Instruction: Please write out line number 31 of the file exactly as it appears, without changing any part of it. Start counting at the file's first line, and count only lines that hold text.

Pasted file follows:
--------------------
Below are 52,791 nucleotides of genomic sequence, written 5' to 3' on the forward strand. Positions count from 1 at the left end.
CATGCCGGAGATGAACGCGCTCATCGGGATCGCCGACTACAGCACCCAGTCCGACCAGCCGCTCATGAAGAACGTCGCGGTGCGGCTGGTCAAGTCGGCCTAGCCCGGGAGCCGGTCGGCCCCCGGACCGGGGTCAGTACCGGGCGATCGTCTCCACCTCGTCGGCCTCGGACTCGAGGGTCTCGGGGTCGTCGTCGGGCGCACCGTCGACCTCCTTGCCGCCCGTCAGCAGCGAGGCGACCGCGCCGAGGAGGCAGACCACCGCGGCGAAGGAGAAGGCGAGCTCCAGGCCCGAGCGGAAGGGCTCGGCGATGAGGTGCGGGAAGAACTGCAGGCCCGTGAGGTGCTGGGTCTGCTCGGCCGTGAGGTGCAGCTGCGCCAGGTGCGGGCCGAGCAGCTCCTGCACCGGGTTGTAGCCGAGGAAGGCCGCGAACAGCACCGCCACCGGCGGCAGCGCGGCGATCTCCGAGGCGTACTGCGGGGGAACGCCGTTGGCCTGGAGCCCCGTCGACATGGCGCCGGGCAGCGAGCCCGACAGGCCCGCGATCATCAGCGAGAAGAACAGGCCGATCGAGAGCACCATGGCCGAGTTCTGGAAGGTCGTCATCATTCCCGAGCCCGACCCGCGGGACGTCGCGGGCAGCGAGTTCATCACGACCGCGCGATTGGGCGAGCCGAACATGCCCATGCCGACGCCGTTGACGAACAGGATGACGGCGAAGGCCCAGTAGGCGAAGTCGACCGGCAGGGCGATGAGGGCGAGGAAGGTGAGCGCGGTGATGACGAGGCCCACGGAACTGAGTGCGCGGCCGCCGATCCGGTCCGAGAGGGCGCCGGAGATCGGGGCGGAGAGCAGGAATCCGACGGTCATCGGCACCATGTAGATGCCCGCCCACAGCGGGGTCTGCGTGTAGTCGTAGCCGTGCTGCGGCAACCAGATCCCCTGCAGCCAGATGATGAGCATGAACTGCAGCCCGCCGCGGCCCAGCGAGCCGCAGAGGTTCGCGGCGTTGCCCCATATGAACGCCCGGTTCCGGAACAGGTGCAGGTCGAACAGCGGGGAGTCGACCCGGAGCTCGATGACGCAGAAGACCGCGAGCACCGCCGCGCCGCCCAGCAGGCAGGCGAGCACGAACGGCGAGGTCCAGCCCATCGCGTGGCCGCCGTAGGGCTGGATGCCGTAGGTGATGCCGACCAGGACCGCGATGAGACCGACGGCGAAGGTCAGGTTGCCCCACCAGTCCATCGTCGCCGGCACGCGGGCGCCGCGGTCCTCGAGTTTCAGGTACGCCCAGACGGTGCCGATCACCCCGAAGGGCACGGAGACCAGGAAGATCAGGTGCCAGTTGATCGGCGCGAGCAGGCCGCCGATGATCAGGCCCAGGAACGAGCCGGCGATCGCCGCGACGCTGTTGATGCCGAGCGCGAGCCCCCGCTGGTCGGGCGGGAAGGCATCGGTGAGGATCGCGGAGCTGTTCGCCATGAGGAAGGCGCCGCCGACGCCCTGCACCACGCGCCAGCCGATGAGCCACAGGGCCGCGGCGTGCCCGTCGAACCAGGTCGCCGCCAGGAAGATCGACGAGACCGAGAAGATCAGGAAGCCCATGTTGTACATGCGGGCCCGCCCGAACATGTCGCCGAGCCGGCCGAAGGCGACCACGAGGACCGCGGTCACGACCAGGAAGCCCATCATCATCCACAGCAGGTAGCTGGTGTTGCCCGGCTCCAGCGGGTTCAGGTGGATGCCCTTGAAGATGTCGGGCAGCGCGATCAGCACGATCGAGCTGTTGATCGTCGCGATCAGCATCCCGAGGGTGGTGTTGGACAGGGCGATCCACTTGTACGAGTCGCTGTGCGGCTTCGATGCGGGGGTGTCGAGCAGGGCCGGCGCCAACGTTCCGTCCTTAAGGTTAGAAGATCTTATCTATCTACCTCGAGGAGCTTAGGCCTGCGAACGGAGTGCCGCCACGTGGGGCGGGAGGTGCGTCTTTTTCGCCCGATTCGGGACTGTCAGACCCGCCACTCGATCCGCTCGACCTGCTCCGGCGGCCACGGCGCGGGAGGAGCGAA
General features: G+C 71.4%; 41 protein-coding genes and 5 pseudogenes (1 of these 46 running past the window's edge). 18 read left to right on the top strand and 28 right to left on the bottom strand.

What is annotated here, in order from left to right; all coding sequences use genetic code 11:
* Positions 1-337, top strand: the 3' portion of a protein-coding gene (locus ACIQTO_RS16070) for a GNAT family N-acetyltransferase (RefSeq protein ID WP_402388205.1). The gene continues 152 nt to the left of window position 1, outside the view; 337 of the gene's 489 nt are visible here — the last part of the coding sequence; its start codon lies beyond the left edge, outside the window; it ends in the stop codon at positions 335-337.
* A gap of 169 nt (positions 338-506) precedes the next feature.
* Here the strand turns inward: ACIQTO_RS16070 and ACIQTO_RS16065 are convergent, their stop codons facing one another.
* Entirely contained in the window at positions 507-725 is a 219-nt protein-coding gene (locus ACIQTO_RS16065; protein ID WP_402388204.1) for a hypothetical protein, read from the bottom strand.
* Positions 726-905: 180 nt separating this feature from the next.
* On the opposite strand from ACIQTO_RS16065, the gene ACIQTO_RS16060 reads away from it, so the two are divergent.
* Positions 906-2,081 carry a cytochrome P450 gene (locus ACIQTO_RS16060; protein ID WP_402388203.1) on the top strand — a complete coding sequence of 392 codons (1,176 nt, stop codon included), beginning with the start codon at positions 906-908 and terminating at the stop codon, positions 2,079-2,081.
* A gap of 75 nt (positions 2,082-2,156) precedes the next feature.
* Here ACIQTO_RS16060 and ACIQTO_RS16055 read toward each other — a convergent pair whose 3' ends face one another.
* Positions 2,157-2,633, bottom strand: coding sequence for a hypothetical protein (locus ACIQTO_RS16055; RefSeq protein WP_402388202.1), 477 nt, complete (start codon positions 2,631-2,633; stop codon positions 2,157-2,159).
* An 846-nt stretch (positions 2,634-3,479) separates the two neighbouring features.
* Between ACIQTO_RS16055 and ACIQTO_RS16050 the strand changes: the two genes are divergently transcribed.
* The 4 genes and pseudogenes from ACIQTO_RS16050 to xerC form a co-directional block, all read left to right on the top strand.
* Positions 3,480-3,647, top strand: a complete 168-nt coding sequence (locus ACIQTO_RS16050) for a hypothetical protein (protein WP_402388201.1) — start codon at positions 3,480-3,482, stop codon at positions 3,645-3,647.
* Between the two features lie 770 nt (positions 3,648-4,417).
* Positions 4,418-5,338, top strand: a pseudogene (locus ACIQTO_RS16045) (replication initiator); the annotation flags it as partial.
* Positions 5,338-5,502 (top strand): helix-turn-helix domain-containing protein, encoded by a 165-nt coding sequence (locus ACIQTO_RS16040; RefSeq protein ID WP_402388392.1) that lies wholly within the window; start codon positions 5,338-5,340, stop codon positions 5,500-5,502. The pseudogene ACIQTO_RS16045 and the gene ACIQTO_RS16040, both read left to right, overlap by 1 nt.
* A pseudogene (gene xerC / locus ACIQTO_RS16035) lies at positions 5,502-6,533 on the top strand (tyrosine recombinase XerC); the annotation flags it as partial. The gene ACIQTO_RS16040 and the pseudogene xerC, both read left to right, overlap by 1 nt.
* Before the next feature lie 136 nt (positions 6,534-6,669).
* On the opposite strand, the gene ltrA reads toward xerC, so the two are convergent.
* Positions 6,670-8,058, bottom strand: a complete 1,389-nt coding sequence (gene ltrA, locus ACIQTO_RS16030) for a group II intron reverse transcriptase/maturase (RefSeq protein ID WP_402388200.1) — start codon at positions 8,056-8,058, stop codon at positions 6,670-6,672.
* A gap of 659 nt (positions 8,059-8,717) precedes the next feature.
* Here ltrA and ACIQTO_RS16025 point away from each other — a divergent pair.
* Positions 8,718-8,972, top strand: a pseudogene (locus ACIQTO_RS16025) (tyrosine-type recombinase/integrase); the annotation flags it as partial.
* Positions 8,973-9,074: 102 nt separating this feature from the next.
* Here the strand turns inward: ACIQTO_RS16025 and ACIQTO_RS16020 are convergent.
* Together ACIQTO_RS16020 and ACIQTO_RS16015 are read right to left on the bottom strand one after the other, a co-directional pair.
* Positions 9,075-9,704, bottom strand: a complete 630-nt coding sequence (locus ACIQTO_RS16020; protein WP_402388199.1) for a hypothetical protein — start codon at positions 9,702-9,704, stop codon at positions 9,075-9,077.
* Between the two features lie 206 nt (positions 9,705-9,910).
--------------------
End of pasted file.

* Together ACIQTO_RS16020 and ACIQTO_RS16015 are read right to left on the bottom strand one after the other, a co-directional pair.